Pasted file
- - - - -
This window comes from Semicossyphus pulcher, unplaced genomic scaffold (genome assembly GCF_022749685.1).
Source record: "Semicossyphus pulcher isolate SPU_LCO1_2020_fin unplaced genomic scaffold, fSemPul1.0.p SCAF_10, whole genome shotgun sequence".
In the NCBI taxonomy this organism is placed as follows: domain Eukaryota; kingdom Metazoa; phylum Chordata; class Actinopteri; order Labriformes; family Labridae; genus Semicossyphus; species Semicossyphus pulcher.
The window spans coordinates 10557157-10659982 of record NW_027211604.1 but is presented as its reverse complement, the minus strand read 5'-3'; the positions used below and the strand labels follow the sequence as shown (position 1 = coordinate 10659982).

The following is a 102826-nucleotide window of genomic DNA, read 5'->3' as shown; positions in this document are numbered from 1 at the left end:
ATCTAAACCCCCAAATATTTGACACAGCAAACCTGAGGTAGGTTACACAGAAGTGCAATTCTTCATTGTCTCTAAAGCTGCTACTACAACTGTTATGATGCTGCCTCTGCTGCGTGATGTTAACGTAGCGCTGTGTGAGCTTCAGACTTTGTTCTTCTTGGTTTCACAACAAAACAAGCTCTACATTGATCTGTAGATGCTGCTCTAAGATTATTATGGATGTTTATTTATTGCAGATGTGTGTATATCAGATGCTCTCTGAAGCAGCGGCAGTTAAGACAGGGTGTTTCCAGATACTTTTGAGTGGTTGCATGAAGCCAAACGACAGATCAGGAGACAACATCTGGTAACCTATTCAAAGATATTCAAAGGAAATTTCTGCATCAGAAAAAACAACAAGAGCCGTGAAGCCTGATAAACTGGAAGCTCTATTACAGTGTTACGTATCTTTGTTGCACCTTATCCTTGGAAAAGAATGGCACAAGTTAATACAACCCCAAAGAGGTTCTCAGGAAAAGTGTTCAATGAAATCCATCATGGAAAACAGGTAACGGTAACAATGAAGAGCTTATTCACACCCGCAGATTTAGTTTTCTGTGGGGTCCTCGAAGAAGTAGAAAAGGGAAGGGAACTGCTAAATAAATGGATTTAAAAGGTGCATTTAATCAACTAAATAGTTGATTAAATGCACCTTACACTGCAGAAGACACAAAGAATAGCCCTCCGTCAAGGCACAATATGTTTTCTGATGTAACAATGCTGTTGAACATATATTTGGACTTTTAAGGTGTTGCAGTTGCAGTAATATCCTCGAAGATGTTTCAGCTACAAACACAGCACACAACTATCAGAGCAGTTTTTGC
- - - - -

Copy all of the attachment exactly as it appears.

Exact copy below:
This window comes from Semicossyphus pulcher, unplaced genomic scaffold (genome assembly GCF_022749685.1).
Source record: "Semicossyphus pulcher isolate SPU_LCO1_2020_fin unplaced genomic scaffold, fSemPul1.0.p SCAF_10, whole genome shotgun sequence".
In the NCBI taxonomy this organism is placed as follows: domain Eukaryota; kingdom Metazoa; phylum Chordata; class Actinopteri; order Labriformes; family Labridae; genus Semicossyphus; species Semicossyphus pulcher.
The window spans coordinates 10557157-10659982 of record NW_027211604.1 but is presented as its reverse complement, the minus strand read 5'-3'; the positions used below and the strand labels follow the sequence as shown (position 1 = coordinate 10659982).

The following is a 102826-nucleotide window of genomic DNA, read 5'->3' as shown; positions in this document are numbered from 1 at the left end:
ATCTAAACCCCCAAATATTTGACACAGCAAACCTGAGGTAGGTTACACAGAAGTGCAATTCTTCATTGTCTCTAAAGCTGCTACTACAACTGTTATGATGCTGCCTCTGCTGCGTGATGTTAACGTAGCGCTGTGTGAGCTTCAGACTTTGTTCTTCTTGGTTTCACAACAAAACAAGCTCTACATTGATCTGTAGATGCTGCTCTAAGATTATTATGGATGTTTATTTATTGCAGATGTGTGTATATCAGATGCTCTCTGAAGCAGCGGCAGTTAAGACAGGGTGTTTCCAGATACTTTTGAGTGGTTGCATGAAGCCAAACGACAGATCAGGAGACAACATCTGGTAACCTATTCAAAGATATTCAAAGGAAATTTCTGCATCAGAAAAAACAACAAGAGCCGTGAAGCCTGATAAACTGGAAGCTCTATTACAGTGTTACGTATCTTTGTTGCACCTTATCCTTGGAAAAGAATGGCACAAGTTAATACAACCCCAAAGAGGTTCTCAGGAAAAGTGTTCAATGAAATCCATCATGGAAAACAGGTAACGGTAACAATGAAGAGCTTATTCACACCCGCAGATTTAGTTTTCTGTGGGGTCCTCGAAGAAGTAGAAAAGGGAAGGGAACTGCTAAATAAATGGATTTAAAAGGTGCATTTAATCAACTAAATAGTTGATTAAATGCACCTTACACTGCAGAAGACACAAAGAATAGCCCTCCGTCAAGGCACAATATGTTTTCTGATGTAACAATGCTGTTGAACATATATTTGGACTTTTAAGGTGTTGCAGTTGCAGTAATATCCTCGAAGATGTTTCAGCTACAAACACAGCACACAACTATCAGAGCAGTTTTTGC